When Children Can’t Speak

Nancy Marie Brown
March 01, 1996

Janice Light leans over and points to an interviewer's pad. "Look at what you're doing. You're writing to disseminate information to other people.

"We write to make notes to remember things. We write for lots of reasons.

"For people who have severe communication disabilities, there's added importance. Very often they use writing as their channel of communication. If they can't speak, and they want to be able to tell you things, to tell you absolutely anything that occurs to them, they need to be able to write and spell.

"And in terms of enjoying life—look at the restrictions. For you or me to just pick up and go somewhere, that's a fairly easy matter. But people who have severe physical disabilities may not be able to travel, they may not have access to buildings, so access to knowledge—through reading—may give them experiences."

According to Light, approximately one percent of American children can't communicate through speech. The reasons are many: congenital disabilities like cerebral palsy or autism, strokes, degenerative diseases like muscular distrophy, birth trauma or premature birth, or head injuries from a car accident or a fall from some height. Parents and technicians have devised ways to help: from homemade notebooks full of necessary handwritten phrases ("I need oxygen") to the high-tech portable computer systems which provide recorded or synthesized voices at the touch of a key.

Unfortunately, "kids with severe communication disabilities end up having literacy problems as well," Light notes. "We wanted to backtrack and ask, What's happening at the early stages? Are they entering school with the foundations that they should have? We can't afford to have them be behind from the beginning," she adds, "because everything's going to take them longer in terms of learning."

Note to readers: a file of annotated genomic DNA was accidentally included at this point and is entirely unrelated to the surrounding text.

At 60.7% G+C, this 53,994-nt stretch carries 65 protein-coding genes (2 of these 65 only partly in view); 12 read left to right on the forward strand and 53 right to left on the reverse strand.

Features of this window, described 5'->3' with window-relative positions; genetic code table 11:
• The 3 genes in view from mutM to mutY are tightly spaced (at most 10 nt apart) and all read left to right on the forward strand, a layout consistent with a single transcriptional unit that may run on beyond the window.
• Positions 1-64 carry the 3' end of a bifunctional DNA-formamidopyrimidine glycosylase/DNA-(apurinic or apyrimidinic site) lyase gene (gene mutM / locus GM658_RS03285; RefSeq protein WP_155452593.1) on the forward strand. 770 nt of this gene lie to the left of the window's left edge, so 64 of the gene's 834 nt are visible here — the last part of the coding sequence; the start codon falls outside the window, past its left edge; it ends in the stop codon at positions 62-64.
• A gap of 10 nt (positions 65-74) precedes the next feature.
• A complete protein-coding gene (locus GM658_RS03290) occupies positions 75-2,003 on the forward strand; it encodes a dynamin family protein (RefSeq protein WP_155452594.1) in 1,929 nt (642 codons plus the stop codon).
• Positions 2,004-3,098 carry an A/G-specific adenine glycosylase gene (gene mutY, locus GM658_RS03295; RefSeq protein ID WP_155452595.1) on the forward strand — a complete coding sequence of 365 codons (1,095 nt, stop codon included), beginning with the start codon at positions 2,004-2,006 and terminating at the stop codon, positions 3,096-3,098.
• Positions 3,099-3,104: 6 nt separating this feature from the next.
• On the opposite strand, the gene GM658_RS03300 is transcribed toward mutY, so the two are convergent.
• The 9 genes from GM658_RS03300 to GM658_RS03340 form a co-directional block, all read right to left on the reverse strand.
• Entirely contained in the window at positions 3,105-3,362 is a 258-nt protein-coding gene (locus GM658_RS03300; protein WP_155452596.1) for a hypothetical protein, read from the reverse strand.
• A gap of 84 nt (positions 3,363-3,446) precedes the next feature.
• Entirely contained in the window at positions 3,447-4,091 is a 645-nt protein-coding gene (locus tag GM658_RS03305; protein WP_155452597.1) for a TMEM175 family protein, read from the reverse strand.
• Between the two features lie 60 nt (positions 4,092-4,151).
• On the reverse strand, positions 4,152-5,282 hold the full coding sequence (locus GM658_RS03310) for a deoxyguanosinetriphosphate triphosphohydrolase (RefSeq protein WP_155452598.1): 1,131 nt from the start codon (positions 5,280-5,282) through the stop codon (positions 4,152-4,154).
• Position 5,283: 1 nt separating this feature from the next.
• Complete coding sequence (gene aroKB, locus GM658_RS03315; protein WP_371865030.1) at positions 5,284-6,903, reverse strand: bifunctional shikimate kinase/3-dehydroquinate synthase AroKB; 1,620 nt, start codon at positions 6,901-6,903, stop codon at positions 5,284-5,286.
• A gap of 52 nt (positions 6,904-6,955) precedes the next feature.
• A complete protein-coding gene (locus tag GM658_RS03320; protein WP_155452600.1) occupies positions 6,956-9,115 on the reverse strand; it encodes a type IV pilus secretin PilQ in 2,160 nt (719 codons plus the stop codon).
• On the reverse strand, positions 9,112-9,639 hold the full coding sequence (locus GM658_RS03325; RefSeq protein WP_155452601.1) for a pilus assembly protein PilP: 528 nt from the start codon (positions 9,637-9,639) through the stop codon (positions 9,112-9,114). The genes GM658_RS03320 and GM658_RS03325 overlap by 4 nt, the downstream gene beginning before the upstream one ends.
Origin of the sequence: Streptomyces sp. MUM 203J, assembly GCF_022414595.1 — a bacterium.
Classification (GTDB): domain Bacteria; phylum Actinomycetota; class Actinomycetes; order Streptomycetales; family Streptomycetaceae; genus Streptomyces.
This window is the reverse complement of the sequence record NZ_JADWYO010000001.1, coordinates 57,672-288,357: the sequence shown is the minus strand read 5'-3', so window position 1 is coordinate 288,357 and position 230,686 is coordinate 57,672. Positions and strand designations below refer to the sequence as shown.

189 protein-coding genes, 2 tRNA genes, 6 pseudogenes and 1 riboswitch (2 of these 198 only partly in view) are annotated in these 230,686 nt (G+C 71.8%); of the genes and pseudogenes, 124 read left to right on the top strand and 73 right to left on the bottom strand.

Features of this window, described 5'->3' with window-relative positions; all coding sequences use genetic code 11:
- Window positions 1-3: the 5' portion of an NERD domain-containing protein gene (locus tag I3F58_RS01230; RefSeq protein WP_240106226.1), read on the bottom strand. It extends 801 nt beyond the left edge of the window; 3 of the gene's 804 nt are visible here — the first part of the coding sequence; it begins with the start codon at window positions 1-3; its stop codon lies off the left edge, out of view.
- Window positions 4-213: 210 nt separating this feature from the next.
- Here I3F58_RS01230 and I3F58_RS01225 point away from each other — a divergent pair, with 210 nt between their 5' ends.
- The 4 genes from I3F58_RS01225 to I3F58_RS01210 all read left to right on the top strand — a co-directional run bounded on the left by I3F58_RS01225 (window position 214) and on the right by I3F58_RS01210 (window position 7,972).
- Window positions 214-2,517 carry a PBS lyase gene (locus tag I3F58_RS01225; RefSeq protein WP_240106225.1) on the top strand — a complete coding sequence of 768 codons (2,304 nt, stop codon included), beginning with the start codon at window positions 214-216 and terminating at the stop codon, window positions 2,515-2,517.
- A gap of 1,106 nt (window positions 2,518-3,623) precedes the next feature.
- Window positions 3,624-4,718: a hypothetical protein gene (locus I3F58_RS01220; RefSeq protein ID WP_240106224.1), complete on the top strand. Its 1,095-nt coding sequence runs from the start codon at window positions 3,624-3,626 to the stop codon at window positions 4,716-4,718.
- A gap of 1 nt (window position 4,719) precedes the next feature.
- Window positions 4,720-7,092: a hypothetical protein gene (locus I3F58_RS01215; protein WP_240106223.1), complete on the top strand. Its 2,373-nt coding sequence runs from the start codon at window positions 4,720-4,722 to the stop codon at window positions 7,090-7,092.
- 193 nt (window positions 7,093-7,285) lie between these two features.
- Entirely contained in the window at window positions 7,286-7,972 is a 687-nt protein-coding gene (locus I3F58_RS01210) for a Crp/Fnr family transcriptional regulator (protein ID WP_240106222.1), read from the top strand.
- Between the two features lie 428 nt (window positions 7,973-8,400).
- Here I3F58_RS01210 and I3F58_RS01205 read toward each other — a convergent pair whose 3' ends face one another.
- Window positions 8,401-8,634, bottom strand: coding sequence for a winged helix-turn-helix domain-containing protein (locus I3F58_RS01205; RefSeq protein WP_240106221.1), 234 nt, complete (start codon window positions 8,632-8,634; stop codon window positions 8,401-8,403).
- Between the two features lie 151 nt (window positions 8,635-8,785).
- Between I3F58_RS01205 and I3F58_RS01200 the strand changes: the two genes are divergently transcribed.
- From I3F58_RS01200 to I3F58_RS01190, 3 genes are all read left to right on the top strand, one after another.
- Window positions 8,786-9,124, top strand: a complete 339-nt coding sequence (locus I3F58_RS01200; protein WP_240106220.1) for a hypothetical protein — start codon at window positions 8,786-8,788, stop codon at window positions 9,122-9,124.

In a study comparing families of disabled and nondisabled kids, Light and her colleagues found that "both had lots of books and magazines around, and lots of family members modeling reading and writing, for functional purposes and for enjoyment.

"The differences set in when it came to access of those materials. Children with physical disabilities are not able to walk over and grab a book and run up to their mom or dad, grab them, and say, 'Read to me.' These children have to wait. They're left without a way to initiate things. Even if a book is put in front of them, it just sits there. They can't turn the pages."

The problem is not that the parents don't try. "One of the shocking things to us was realizing the caregiving demands," Light says. "Parents of nondisabled kids, for example, reported that their kids spent about 90 minutes a day eating—a minimum amount of time—versus more than three hours for parents of disabled kids. And that's parent time, too. The parent is involved in the feeding. And until your children are eating well, it's hard to worry about whether they're reading or not."